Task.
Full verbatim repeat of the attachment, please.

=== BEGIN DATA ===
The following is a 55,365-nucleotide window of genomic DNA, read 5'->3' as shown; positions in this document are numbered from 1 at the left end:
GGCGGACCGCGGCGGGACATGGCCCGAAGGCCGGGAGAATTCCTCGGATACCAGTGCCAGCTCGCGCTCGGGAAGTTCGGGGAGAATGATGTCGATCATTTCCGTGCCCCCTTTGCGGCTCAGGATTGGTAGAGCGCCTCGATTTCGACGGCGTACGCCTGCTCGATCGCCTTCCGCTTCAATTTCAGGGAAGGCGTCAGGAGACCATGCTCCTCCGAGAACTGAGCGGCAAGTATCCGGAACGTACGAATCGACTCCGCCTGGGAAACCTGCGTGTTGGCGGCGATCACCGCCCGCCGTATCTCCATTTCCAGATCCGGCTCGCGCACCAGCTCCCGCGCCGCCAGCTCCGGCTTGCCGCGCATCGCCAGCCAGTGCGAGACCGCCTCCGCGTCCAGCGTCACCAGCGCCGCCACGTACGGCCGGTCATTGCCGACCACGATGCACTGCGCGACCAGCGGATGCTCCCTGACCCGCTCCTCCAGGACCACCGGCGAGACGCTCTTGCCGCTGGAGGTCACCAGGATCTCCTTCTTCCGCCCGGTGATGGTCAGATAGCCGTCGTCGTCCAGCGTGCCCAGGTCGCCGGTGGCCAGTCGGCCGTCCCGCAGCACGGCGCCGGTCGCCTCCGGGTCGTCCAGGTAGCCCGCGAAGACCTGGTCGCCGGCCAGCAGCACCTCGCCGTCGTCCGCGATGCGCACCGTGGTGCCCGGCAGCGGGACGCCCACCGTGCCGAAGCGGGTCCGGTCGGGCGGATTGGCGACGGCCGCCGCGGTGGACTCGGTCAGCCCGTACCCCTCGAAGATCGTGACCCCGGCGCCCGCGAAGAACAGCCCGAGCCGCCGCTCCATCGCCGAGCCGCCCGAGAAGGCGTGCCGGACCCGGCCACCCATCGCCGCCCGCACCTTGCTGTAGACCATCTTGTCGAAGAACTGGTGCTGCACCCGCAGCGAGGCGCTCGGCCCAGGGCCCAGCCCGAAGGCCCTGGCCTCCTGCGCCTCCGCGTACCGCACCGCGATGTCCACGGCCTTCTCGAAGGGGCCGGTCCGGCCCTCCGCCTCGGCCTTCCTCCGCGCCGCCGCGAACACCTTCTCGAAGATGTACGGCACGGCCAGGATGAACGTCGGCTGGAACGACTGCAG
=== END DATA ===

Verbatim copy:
The following is a 55,365-nucleotide window of genomic DNA, read 5'->3' as shown; positions in this document are numbered from 1 at the left end:
GGCGGACCGCGGCGGGACATGGCCCGAAGGCCGGGAGAATTCCTCGGATACCAGTGCCAGCTCGCGCTCGGGAAGTTCGGGGAGAATGATGTCGATCATTTCCGTGCCCCCTTTGCGGCTCAGGATTGGTAGAGCGCCTCGATTTCGACGGCGTACGCCTGCTCGATCGCCTTCCGCTTCAATTTCAGGGAAGGCGTCAGGAGACCATGCTCCTCCGAGAACTGAGCGGCAAGTATCCGGAACGTACGAATCGACTCCGCCTGGGAAACCTGCGTGTTGGCGGCGATCACCGCCCGCCGTATCTCCATTTCCAGATCCGGCTCGCGCACCAGCTCCCGCGCCGCCAGCTCCGGCTTGCCGCGCATCGCCAGCCAGTGCGAGACCGCCTCCGCGTCCAGCGTCACCAGCGCCGCCACGTACGGCCGGTCATTGCCGACCACGATGCACTGCGCGACCAGCGGATGCTCCCTGACCCGCTCCTCCAGGACCACCGGCGAGACGCTCTTGCCGCTGGAGGTCACCAGGATCTCCTTCTTCCGCCCGGTGATGGTCAGATAGCCGTCGTCGTCCAGCGTGCCCAGGTCGCCGGTGGCCAGTCGGCCGTCCCGCAGCACGGCGCCGGTCGCCTCCGGGTCGTCCAGGTAGCCCGCGAAGACCTGGTCGCCGGCCAGCAGCACCTCGCCGTCGTCCGCGATGCGCACCGTGGTGCCCGGCAGCGGGACGCCCACCGTGCCGAAGCGGGTCCGGTCGGGCGGATTGGCGACGGCCGCCGCGGTGGACTCGGTCAGCCCGTACCCCTCGAAGATCGTGACCCCGGCGCCCGCGAAGAACAGCCCGAGCCGCCGCTCCATCGCCGAGCCGCCCGAGAAGGCGTGCCGGACCCGGCCACCCATCGCCGCCCGCACCTTGCTGTAGACCATCTTGTCGAAGAACTGGTGCTGCACCCGCAGCGAGGCGCTCGGCCCAGGGCCCAGCCCGAAGGCCCTGGCCTCCTGCGCCTCCGCGTACCGCACCGCGATGTCCACGGCCTTCTCGAAGGGGCCGGTCCGGCCCTCCGCCTCGGCCTTCCTCCGCGCCGCCGCGAACACCTTCTCGAAGATGTACGGCACGGCCAGGATGAACGTCGGCTGGAACGACTGCAG